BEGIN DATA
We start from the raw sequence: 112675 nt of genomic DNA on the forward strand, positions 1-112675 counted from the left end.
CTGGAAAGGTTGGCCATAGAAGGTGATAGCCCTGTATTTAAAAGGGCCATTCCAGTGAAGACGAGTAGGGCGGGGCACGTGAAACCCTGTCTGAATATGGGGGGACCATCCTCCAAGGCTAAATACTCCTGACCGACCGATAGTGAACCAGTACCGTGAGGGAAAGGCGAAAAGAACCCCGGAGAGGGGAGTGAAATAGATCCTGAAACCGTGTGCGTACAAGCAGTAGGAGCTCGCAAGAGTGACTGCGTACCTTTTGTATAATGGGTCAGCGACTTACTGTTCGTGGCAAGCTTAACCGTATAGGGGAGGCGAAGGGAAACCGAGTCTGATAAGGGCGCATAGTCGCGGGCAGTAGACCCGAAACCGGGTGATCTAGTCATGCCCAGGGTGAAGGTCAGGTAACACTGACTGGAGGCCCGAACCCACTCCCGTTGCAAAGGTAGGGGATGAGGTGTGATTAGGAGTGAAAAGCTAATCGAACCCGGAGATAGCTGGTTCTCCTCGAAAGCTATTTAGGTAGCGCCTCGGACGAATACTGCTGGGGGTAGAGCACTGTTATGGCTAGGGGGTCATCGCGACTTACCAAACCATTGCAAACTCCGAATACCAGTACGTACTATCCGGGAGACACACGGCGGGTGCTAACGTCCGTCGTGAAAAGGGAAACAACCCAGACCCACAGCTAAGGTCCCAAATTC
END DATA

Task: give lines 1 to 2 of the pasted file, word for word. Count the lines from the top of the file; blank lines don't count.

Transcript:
We start from the raw sequence: 112675 nt of genomic DNA on the forward strand, positions 1-112675 counted from the left end.
CTGGAAAGGTTGGCCATAGAAGGTGATAGCCCTGTATTTAAAAGGGCCATTCCAGTGAAGACGAGTAGGGCGGGGCACGTGAAACCCTGTCTGAATATGGGGGGACCATCCTCCAAGGCTAAATACTCCTGACCGACCGATAGTGAACCAGTACCGTGAGGGAAAGGCGAAAAGAACCCCGGAGAGGGGAGTGAAATAGATCCTGAAACCGTGTGCGTACAAGCAGTAGGAGCTCGCAAGAGTGACTGCGTACCTTTTGTATAATGGGTCAGCGACTTACTGTTCGTGGCAAGCTTAACCGTATAGGGGAGGCGAAGGGAAACCGAGTCTGATAAGGGCGCATAGTCGCGGGCAGTAGACCCGAAACCGGGTGATCTAGTCATGCCCAGGGTGAAGGTCAGGTAACACTGACTGGAGGCCCGAACCCACTCCCGTTGCAAAGGTAGGGGATGAGGTGTGATTAGGAGTGAAAAGCTAATCGAACCCGGAGATAGCTGGTTCTCCTCGAAAGCTATTTAGGTAGCGCCTCGGACGAATACTGCTGGGGGTAGAGCACTGTTATGGCTAGGGGGTCATCGCGACTTACCAAACCATTGCAAACTCCGAATACCAGTACGTACTATCCGGGAGACACACGGCGGGTGCTAACGTCCGTCGTGAAAAGGGAAACAACCCAGACCCACAGCTAAGGTCCCAAATTC